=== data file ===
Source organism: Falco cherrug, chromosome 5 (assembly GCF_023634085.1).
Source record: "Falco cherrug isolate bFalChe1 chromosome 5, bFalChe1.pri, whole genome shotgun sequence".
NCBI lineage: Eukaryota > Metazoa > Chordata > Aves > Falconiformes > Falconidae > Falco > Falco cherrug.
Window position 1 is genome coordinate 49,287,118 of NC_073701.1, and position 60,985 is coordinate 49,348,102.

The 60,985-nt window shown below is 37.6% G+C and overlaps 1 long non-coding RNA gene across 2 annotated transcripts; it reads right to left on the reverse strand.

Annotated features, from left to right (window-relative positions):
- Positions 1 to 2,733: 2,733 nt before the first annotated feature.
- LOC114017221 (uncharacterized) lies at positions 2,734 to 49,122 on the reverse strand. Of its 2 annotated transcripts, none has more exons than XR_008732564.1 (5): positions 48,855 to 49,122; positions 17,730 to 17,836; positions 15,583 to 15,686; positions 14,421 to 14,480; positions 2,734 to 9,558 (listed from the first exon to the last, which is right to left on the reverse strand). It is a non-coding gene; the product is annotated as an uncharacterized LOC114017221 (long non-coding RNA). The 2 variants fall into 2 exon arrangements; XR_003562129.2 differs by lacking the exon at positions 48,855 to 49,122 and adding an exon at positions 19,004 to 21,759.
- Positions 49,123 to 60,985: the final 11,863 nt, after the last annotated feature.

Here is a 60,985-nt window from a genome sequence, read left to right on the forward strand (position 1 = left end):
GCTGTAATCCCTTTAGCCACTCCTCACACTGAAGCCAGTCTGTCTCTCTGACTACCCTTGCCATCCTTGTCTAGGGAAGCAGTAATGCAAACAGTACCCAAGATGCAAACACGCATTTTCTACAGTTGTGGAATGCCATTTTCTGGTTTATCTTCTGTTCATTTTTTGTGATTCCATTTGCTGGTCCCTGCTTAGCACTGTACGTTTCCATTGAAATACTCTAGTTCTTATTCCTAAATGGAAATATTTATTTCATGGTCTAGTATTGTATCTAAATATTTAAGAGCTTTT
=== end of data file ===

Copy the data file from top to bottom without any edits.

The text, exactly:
Source organism: Falco cherrug, chromosome 5 (assembly GCF_023634085.1).
Source record: "Falco cherrug isolate bFalChe1 chromosome 5, bFalChe1.pri, whole genome shotgun sequence".
NCBI lineage: Eukaryota > Metazoa > Chordata > Aves > Falconiformes > Falconidae > Falco > Falco cherrug.
Window position 1 is genome coordinate 49,287,118 of NC_073701.1, and position 60,985 is coordinate 49,348,102.

The 60,985-nt window shown below is 37.6% G+C and overlaps 1 long non-coding RNA gene across 2 annotated transcripts; it reads right to left on the reverse strand.

Annotated features, from left to right (window-relative positions):
- Positions 1 to 2,733: 2,733 nt before the first annotated feature.
- LOC114017221 (uncharacterized) lies at positions 2,734 to 49,122 on the reverse strand. Of its 2 annotated transcripts, none has more exons than XR_008732564.1 (5): positions 48,855 to 49,122; positions 17,730 to 17,836; positions 15,583 to 15,686; positions 14,421 to 14,480; positions 2,734 to 9,558 (listed from the first exon to the last, which is right to left on the reverse strand). It is a non-coding gene; the product is annotated as an uncharacterized LOC114017221 (long non-coding RNA). The 2 variants fall into 2 exon arrangements; XR_003562129.2 differs by lacking the exon at positions 48,855 to 49,122 and adding an exon at positions 19,004 to 21,759.
- Positions 49,123 to 60,985: the final 11,863 nt, after the last annotated feature.

Here is a 60,985-nt window from a genome sequence, read left to right on the forward strand (position 1 = left end):
GCTGTAATCCCTTTAGCCACTCCTCACACTGAAGCCAGTCTGTCTCTCTGACTACCCTTGCCATCCTTGTCTAGGGAAGCAGTAATGCAAACAGTACCCAAGATGCAAACACGCATTTTCTACAGTTGTGGAATGCCATTTTCTGGTTTATCTTCTGTTCATTTTTTGTGATTCCATTTGCTGGTCCCTGCTTAGCACTGTACGTTTCCATTGAAATACTCTAGTTCTTATTCCTAAATGGAAATATTTATTTCATGGTCTAGTATTGTATCTAAATATTTAAGAGCTTTT